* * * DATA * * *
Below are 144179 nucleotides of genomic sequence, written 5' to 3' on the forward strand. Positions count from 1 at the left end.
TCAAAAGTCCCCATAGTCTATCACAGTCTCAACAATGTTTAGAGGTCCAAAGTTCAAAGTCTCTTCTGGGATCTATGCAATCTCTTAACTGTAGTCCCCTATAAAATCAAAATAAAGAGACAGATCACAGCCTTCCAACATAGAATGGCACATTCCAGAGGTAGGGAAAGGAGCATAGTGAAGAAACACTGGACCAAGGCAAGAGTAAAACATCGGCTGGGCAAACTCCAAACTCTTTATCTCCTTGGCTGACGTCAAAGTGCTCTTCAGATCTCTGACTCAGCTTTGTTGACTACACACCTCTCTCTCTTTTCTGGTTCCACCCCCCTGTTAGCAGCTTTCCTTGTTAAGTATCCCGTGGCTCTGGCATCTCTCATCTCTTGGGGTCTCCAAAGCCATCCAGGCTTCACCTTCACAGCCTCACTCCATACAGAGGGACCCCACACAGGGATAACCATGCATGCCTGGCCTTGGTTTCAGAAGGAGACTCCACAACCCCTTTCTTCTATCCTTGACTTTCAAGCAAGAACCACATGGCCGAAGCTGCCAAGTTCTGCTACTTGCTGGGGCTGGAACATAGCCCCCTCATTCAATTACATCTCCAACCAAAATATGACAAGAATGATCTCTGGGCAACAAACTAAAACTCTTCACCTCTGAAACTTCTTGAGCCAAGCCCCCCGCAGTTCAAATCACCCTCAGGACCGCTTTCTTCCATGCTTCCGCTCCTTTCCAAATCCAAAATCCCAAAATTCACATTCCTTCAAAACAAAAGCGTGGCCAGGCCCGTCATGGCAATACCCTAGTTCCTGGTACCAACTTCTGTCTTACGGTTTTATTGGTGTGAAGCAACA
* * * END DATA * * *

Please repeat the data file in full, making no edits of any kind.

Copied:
Below are 144179 nucleotides of genomic sequence, written 5' to 3' on the forward strand. Positions count from 1 at the left end.
TCAAAAGTCCCCATAGTCTATCACAGTCTCAACAATGTTTAGAGGTCCAAAGTTCAAAGTCTCTTCTGGGATCTATGCAATCTCTTAACTGTAGTCCCCTATAAAATCAAAATAAAGAGACAGATCACAGCCTTCCAACATAGAATGGCACATTCCAGAGGTAGGGAAAGGAGCATAGTGAAGAAACACTGGACCAAGGCAAGAGTAAAACATCGGCTGGGCAAACTCCAAACTCTTTATCTCCTTGGCTGACGTCAAAGTGCTCTTCAGATCTCTGACTCAGCTTTGTTGACTACACACCTCTCTCTCTTTTCTGGTTCCACCCCCCTGTTAGCAGCTTTCCTTGTTAAGTATCCCGTGGCTCTGGCATCTCTCATCTCTTGGGGTCTCCAAAGCCATCCAGGCTTCACCTTCACAGCCTCACTCCATACAGAGGGACCCCACACAGGGATAACCATGCATGCCTGGCCTTGGTTTCAGAAGGAGACTCCACAACCCCTTTCTTCTATCCTTGACTTTCAAGCAAGAACCACATGGCCGAAGCTGCCAAGTTCTGCTACTTGCTGGGGCTGGAACATAGCCCCCTCATTCAATTACATCTCCAACCAAAATATGACAAGAATGATCTCTGGGCAACAAACTAAAACTCTTCACCTCTGAAACTTCTTGAGCCAAGCCCCCCGCAGTTCAAATCACCCTCAGGACCGCTTTCTTCCATGCTTCCGCTCCTTTCCAAATCCAAAATCCCAAAATTCACATTCCTTCAAAACAAAAGCGTGGCCAGGCCCGTCATGGCAATACCCTAGTTCCTGGTACCAACTTCTGTCTTACGGTTTTATTGGTGTGAAGCAACA